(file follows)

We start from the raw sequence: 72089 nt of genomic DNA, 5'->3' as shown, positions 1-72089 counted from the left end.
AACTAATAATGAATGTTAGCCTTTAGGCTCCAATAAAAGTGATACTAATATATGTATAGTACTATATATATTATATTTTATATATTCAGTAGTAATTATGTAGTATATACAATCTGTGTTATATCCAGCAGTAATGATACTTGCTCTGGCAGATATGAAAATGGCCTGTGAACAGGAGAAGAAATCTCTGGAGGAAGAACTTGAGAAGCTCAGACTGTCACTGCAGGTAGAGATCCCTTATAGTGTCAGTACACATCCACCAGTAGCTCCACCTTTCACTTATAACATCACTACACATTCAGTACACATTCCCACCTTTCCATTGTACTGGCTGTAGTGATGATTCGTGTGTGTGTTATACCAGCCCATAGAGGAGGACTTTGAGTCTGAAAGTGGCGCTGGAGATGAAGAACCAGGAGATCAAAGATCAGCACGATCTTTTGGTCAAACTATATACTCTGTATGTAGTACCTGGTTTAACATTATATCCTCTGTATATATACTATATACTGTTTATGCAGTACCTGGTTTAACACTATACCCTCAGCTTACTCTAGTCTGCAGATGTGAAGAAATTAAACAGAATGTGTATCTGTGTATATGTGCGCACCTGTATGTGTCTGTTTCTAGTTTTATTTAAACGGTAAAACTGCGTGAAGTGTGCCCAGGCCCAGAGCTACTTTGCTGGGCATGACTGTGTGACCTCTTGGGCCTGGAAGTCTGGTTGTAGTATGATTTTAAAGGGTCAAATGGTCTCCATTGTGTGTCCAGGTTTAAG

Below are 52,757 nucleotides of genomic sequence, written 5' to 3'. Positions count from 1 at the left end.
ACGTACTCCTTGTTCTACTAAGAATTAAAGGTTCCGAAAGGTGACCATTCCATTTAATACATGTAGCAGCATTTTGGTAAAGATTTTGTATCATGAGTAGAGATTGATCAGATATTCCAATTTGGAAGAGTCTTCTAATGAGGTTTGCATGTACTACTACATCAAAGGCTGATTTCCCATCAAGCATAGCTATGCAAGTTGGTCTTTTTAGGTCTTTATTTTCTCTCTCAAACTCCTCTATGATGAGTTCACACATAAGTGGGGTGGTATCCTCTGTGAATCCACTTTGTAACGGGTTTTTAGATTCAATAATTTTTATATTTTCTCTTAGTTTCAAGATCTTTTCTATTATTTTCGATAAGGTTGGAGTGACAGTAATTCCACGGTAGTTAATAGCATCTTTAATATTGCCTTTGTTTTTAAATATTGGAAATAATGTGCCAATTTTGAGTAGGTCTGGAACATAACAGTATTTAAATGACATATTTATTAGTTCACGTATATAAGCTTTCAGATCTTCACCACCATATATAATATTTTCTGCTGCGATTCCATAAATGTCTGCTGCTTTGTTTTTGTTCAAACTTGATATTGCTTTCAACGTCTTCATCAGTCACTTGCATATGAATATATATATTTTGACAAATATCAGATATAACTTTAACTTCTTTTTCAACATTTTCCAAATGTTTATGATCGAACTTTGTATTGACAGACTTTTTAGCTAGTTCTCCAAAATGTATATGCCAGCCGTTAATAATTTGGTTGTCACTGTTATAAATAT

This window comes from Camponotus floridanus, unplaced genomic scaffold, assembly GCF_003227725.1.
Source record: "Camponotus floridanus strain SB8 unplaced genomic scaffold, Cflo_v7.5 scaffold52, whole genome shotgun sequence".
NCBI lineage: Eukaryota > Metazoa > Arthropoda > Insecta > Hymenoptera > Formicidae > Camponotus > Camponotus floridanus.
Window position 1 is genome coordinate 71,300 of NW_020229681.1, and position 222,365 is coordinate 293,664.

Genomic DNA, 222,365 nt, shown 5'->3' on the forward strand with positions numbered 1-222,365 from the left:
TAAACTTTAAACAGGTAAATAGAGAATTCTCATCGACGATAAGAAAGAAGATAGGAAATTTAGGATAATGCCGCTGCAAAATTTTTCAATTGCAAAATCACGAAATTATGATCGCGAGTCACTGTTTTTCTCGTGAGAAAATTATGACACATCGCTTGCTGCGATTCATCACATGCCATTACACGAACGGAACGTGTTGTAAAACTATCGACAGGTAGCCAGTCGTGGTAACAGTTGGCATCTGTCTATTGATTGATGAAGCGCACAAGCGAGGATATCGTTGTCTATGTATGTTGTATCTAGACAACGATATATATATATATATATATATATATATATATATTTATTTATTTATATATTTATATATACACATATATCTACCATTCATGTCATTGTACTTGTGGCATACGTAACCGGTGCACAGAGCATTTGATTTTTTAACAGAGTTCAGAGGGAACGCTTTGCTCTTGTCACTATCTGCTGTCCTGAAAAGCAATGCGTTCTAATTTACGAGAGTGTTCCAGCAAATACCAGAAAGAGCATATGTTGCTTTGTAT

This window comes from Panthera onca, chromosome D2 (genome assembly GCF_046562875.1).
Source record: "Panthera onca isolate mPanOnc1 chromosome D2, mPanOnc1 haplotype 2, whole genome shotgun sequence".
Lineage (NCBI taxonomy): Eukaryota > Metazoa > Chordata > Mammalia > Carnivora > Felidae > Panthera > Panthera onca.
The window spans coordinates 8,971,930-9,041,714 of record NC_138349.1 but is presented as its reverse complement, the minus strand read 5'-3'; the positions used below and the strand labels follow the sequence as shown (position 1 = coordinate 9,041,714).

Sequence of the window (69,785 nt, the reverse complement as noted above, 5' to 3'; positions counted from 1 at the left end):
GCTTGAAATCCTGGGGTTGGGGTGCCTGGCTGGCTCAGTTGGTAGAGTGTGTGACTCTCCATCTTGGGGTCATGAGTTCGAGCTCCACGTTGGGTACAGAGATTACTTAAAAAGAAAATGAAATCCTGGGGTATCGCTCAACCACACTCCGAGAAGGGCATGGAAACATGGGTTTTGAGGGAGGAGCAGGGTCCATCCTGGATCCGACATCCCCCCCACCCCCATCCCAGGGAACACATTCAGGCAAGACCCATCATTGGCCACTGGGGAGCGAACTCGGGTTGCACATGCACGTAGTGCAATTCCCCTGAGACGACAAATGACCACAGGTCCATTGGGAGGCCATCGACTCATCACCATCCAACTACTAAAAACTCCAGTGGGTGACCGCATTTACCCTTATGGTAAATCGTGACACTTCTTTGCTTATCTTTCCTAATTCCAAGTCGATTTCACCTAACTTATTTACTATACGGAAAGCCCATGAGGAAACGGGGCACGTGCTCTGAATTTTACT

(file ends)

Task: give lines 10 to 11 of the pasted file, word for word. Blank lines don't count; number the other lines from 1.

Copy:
TAAACTTTAAACAGGTAAATAGAGAATTCTCATCGACGATAAGAAAGAAGATAGGAAATTTAGGATAATGCCGCTGCAAAATTTTTCAATTGCAAAATCACGAAATTATGATCGCGAGTCACTGTTTTTCTCGTGAGAAAATTATGACACATCGCTTGCTGCGATTCATCACATGCCATTACACGAACGGAACGTGTTGTAAAACTATCGACAGGTAGCCAGTCGTGGTAACAGTTGGCATCTGTCTATTGATTGATGAAGCGCACAAGCGAGGATATCGTTGTCTATGTATGTTGTATCTAGACAACGATATATATATATATATATATATATATATATATATTTATTTATTTATATATTTATATATACACATATATCTACCATTCATGTCATTGTACTTGTGGCATACGTAACCGGTGCACAGAGCATTTGATTTTTTAACAGAGTTCAGAGGGAACGCTTTGCTCTTGTCACTATCTGCTGTCCTGAAAAGCAATGCGTTCTAATTTACGAGAGTGTTCCAGCAAATACCAGAAAGAGCATATGTTGCTTTGTAT

This window comes from Panthera onca, chromosome D2 (genome assembly GCF_046562875.1).